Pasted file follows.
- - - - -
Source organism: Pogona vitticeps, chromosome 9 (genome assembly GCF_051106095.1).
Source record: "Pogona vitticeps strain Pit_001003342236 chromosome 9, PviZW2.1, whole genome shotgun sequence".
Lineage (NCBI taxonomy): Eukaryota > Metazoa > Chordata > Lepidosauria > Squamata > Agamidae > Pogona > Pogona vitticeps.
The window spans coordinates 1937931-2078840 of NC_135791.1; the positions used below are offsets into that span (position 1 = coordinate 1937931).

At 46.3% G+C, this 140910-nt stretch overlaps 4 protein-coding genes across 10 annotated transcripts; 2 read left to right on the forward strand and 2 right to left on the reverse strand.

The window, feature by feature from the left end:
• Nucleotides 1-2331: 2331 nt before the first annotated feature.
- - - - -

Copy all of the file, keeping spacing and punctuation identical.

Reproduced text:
Source organism: Pogona vitticeps, chromosome 9 (genome assembly GCF_051106095.1).
Source record: "Pogona vitticeps strain Pit_001003342236 chromosome 9, PviZW2.1, whole genome shotgun sequence".
Lineage (NCBI taxonomy): Eukaryota > Metazoa > Chordata > Lepidosauria > Squamata > Agamidae > Pogona > Pogona vitticeps.
The window spans coordinates 1937931-2078840 of NC_135791.1; the positions used below are offsets into that span (position 1 = coordinate 1937931).

At 46.3% G+C, this 140910-nt stretch overlaps 4 protein-coding genes across 10 annotated transcripts; 2 read left to right on the forward strand and 2 right to left on the reverse strand.

The window, feature by feature from the left end:
• Nucleotides 1-2331: 2331 nt before the first annotated feature.